What Sweden Got Right About COVID

by Vins
Published: Updated:

While most countries dealt with the COVID pandemic by mandating strict regulations to minimize the spread of the virus, Sweden chose a different approach. Its response emphasized the development of natural (post-infection) immunity in an open society. The nation’s public health officials refused strict lockdowns, kept the country’s businesses and restaurants open, had some of the lowest mask usage anywhere, and children under 16 continued to attend school in person.

In the US, by contrast, the Centers for Disease Control and Prevention and the National Institutes of Health pushed for lockdowns while also attacking experts who advocated more open approaches to COVID management. Any opposition to this medical and public health establishment narrative was castigated and censored, cutting off what should have been vigorous debate and analysis. Instead, businesses, gyms, and nightclubs shut down; and schools shifted from in-person to remote learning, which disrupted students’ lives and thwarted their learning and social development.

Sweden’s “light touch,” as it was referred to by scientists and policy makers, was deemed a disaster by most establishment news outlets: “Sweden Has Become the World’s Cautionary Tale,” noted the New York Times; “Sweden’s COVID Infections Among Highest in Europe, With ‘No Sign of Decrease,’” Retuers reported. Medical journals, including BMJ, published equally damning assessments of Sweden’s response. Critical news stories and medical opinions were especially common in the first year of the pandemic.

However, over time, Sweden’s approach seems to have proven itself. As James Billot reported for Unherd in March 2023, multiple studies now show Sweden’s excess death rate during the pandemic to have been among Europe’s lowest. In a little-known 2021 report by the Kaiser Family Foundation, researchers found that among 11 wealthy peer nations, Sweden was the only one with no excess mortality among individuals under 75. Excess mortality figures include all deaths, whether from COVID, the indirect effects of COVID (i.e. people avoiding the hospital during a heart attack), or the side effects of lockdowns.

Using data from the Human Mortality Database, Kaiser compared excess mortality rates for the five years before the pandemic and excess mortality in 2020, the first year of the pandemic. Sweden had zero excess mortality in 2020 among people younger than 75. According to a 2021 research letter, published in the New England Journal of Medicine, there wasn’t a single COVID death among Swedish children.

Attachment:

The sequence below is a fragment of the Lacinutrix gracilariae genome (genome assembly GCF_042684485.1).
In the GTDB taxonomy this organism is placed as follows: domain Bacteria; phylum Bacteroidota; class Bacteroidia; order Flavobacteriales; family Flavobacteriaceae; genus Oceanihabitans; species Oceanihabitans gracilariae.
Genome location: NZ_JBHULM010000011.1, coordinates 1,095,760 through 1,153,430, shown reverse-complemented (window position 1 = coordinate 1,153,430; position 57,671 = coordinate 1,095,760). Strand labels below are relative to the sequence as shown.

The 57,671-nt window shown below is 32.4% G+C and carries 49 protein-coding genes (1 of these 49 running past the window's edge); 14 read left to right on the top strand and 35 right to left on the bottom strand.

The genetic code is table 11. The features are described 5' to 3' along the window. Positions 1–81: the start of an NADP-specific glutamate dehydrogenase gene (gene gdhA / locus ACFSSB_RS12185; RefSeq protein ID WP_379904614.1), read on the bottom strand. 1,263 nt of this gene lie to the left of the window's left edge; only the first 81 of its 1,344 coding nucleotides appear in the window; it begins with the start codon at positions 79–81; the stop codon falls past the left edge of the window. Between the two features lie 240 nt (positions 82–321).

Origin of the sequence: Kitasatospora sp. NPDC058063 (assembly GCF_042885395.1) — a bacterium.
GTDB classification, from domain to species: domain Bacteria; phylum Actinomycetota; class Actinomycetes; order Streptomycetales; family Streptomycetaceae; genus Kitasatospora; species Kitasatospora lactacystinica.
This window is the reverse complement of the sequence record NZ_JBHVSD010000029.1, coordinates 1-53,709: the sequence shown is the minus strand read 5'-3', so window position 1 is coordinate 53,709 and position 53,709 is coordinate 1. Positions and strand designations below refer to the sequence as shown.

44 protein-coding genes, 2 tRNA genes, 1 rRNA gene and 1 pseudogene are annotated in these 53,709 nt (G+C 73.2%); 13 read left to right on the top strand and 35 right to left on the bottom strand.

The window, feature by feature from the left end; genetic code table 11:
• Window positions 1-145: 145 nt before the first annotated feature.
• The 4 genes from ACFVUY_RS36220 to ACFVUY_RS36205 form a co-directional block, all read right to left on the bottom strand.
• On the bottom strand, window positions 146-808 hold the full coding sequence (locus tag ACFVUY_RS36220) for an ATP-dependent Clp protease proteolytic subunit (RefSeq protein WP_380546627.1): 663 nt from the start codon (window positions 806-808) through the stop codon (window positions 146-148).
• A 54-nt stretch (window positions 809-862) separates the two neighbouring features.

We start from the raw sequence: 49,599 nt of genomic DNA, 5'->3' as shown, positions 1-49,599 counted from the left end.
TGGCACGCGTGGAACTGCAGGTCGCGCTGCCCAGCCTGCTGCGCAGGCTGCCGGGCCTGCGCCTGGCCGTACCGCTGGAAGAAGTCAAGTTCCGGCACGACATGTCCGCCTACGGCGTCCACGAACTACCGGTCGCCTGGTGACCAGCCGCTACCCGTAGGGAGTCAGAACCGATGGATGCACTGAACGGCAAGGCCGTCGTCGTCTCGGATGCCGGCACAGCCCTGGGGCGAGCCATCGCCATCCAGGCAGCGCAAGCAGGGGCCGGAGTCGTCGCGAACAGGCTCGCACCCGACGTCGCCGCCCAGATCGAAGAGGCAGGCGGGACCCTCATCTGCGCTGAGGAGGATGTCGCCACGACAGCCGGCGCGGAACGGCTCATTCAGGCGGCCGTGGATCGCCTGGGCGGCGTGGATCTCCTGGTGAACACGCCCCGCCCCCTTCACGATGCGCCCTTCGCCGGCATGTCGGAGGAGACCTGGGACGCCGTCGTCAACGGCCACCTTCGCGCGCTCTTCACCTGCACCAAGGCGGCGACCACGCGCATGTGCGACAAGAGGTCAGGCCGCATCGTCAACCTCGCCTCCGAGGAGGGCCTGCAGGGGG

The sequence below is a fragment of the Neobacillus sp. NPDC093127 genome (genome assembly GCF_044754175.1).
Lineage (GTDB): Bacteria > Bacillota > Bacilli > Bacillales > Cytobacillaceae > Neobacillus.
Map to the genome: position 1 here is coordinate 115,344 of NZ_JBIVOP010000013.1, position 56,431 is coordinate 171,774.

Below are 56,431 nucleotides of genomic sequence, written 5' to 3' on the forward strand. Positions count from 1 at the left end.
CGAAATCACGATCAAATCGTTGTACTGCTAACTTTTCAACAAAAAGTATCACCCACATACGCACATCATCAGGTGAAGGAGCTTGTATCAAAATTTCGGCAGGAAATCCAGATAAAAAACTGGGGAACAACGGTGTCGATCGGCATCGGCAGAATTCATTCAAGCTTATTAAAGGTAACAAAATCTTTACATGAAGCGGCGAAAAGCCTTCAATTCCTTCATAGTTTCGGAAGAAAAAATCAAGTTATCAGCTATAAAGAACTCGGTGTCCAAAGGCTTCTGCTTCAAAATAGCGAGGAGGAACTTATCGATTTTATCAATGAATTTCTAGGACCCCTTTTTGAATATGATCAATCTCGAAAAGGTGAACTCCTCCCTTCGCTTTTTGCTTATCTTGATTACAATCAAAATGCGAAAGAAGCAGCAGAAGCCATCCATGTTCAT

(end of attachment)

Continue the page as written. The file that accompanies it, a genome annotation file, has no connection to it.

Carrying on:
Sweden did experience COVID deaths. For instance, during the pandemic’s earliest phase, almost ninety percent of Swedes who died of COVID were age 70 or older. As Emma Frans reported for The Conversation, “In late 2020, the Corona Commission, an independent committee appointed by the government to evaluate the Swedish pandemic response, found the government and the Public Health Agency had largely failed in their ambition to protect the elderly.” The commission concluded that tougher measures, including quarantine for those returning from high-risk areas and a temporary ban on entry to Sweden, should have been implemented early in the pandemic.

Yet, Sweden seems to have avoided the collateral damage that lockdowns wreaked in other countries. The Kaiser studies also measured the most pernicious effects of lockdowns including loss of social support, and a related rise in deaths from alcohol and drug abuse. Even before the pandemic, “deaths of despair” were already high in the US, according to a pair of Princeton University economists, Anne Case and Angus Deaton.

The American public health establishment and many in corporate media continue to view Sweden’s pandemic plan as “controversial.” Yet, the data show that the US might have been better off with Sweden’s “light touch” and that our public health officials should include this thinking in response to future pandemics.


Shannon Brownlee and Jeanne Lenzer, “What Sweden Got Right About COVID,” Washington Monthly, April 19, 2022.

Emma Frans, “Did Sweden’s Controversial COVID Strategy Pay Off? In Many Ways It Did – but It Let the Elderly Down,” The Conversation, August 12, 2022.

James Billot, “Norway’s Top Epidemiologist: Sweden Handled COVID Well—Hiding Insecurity by Scolding Sweden,” Unherd, March 16, 2023.

Student Researcher: Kaylie Liu (San Francisco State University)

Faculty Evaluator: Kenn Burrows (San Francisco State University)